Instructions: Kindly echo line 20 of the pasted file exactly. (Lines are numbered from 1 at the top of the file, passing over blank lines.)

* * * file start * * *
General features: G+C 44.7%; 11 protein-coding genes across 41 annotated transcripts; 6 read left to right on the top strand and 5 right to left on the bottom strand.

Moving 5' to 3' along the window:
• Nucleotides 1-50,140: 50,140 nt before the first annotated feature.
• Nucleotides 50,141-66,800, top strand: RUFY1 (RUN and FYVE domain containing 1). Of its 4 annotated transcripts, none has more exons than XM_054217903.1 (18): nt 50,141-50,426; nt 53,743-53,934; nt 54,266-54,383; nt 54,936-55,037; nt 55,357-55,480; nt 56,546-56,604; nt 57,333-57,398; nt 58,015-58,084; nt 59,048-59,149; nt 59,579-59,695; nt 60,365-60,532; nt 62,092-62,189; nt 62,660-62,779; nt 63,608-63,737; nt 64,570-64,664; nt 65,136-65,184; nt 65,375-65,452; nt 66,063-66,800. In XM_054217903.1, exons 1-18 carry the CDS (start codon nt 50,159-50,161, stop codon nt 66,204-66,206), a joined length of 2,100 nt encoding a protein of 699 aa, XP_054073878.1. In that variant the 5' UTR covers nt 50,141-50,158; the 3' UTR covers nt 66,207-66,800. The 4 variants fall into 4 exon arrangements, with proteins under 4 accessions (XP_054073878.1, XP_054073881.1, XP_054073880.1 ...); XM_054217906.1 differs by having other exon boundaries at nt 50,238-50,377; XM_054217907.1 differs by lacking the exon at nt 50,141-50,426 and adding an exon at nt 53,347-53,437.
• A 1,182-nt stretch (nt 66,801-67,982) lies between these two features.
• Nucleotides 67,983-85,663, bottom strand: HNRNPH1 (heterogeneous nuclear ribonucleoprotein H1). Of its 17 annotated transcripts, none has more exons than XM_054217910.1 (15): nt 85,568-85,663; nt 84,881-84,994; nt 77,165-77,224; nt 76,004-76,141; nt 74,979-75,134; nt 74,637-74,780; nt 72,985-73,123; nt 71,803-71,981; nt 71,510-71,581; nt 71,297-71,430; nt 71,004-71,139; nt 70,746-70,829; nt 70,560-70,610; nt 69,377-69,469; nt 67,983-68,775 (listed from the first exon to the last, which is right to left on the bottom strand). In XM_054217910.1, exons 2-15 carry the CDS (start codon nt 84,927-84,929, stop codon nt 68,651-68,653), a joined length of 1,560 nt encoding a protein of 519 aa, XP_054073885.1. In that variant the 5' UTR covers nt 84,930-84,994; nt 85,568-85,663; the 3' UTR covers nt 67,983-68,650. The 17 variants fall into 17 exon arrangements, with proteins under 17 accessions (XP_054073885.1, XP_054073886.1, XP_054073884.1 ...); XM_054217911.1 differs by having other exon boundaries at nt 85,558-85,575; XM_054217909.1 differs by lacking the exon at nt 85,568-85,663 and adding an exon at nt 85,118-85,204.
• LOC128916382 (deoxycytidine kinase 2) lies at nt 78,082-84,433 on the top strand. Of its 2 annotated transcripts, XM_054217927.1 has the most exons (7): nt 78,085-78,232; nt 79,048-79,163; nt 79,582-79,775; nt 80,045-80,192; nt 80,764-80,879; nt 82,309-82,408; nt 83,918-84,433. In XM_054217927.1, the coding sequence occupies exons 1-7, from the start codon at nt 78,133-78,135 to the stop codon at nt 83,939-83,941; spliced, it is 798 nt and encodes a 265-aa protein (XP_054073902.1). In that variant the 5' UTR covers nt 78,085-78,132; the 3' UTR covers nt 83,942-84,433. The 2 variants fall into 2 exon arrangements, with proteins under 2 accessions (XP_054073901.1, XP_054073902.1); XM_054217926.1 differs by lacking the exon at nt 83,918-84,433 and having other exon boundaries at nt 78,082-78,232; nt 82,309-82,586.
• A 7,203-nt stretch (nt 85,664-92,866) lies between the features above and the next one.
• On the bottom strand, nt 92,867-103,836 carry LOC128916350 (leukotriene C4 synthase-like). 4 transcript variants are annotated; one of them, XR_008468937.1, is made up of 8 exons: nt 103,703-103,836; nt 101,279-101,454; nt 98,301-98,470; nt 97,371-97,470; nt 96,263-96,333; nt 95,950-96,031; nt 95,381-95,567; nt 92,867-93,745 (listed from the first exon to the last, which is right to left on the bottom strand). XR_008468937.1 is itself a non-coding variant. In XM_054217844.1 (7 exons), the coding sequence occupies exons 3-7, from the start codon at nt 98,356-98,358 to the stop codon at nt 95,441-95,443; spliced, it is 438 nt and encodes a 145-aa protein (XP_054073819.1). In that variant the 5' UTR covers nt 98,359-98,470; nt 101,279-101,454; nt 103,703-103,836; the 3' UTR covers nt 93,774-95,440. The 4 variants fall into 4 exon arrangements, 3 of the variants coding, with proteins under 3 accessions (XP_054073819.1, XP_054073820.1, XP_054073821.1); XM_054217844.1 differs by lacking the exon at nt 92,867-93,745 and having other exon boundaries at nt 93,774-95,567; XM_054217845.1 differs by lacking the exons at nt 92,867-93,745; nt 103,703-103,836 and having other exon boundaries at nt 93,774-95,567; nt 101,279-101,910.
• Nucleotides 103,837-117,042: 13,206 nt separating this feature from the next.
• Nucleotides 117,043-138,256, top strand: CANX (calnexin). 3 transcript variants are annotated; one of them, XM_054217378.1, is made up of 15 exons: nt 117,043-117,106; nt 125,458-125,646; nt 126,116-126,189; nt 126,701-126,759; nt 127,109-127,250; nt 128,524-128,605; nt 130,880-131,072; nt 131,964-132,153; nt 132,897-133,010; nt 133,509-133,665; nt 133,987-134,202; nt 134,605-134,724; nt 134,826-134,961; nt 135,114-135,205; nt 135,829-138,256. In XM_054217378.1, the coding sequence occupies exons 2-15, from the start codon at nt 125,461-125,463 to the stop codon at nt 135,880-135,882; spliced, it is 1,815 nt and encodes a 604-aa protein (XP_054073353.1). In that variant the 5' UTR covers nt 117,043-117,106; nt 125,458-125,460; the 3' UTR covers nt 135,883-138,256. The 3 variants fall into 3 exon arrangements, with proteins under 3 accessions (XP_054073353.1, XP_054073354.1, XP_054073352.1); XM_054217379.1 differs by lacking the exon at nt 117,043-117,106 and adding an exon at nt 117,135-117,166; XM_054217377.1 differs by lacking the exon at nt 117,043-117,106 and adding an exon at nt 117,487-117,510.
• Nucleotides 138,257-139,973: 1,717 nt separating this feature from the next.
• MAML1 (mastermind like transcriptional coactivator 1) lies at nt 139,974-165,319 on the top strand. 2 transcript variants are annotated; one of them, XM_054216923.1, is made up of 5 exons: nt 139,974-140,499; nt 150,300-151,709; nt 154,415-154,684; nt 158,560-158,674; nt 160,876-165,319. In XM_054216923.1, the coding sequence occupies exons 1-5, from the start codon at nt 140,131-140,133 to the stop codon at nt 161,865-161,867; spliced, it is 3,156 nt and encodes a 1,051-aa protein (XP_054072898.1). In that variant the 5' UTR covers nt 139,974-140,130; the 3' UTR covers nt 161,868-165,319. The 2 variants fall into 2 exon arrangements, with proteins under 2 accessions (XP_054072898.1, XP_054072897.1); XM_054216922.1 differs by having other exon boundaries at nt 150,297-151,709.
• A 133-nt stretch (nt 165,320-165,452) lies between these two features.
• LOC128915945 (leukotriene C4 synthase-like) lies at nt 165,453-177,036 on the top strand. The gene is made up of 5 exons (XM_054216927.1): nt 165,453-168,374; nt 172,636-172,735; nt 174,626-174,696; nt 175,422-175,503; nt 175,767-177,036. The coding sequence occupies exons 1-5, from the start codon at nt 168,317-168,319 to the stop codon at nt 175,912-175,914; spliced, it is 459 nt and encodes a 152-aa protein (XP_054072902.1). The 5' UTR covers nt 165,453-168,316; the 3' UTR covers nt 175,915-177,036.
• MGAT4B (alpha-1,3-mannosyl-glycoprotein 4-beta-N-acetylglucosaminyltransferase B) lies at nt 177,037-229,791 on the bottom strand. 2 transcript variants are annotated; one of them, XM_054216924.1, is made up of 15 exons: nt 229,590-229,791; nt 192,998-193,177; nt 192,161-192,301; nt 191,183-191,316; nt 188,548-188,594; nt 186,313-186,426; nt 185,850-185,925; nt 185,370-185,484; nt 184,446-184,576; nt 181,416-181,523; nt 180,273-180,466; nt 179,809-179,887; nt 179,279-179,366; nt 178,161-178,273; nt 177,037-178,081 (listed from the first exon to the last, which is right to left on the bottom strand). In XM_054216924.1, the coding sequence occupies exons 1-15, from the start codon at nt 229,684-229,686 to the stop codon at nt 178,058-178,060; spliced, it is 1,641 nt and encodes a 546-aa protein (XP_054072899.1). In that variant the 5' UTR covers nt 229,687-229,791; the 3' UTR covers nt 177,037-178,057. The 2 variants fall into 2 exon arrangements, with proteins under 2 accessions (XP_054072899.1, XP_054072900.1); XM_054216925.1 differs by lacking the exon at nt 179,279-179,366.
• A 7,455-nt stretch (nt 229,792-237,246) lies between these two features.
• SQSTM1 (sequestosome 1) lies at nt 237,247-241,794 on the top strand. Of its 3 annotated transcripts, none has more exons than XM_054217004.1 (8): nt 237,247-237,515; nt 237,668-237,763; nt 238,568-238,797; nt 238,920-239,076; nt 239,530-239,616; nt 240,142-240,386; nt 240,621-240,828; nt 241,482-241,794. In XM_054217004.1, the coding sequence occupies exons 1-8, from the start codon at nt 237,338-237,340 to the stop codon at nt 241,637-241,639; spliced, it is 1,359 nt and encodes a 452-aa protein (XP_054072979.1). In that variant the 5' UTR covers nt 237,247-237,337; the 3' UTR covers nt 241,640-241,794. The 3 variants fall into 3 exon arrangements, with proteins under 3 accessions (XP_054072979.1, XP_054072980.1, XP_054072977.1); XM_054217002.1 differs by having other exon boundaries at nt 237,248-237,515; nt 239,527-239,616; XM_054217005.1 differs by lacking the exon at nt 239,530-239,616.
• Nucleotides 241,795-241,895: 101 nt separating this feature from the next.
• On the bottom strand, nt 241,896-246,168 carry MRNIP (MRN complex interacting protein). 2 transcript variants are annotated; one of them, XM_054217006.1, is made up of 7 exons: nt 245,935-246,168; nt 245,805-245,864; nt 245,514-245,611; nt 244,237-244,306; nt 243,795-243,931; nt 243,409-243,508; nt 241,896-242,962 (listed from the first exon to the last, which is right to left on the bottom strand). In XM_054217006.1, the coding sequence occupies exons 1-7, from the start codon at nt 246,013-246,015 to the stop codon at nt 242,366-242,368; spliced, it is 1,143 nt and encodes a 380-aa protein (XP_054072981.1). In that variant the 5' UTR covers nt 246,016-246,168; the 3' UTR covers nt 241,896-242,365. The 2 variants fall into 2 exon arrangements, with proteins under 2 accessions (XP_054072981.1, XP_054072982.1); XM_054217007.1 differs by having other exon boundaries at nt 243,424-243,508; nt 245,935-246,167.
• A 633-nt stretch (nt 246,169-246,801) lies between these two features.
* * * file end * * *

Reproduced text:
• On the bottom strand, nt 241,896-246,168 carry MRNIP (MRN complex interacting protein). 2 transcript variants are annotated; one of them, XM_054217006.1, is made up of 7 exons: nt 245,935-246,168; nt 245,805-245,864; nt 245,514-245,611; nt 244,237-244,306; nt 243,795-243,931; nt 243,409-243,508; nt 241,896-242,962 (listed from the first exon to the last, which is right to left on the bottom strand). In XM_054217006.1, the coding sequence occupies exons 1-7, from the start codon at nt 246,013-246,015 to the stop codon at nt 242,366-242,368; spliced, it is 1,143 nt and encodes a 380-aa protein (XP_054072981.1). In that variant the 5' UTR covers nt 246,016-246,168; the 3' UTR covers nt 241,896-242,365. The 2 variants fall into 2 exon arrangements, with proteins under 2 accessions (XP_054072981.1, XP_054072982.1); XM_054217007.1 differs by having other exon boundaries at nt 243,424-243,508; nt 245,935-246,167.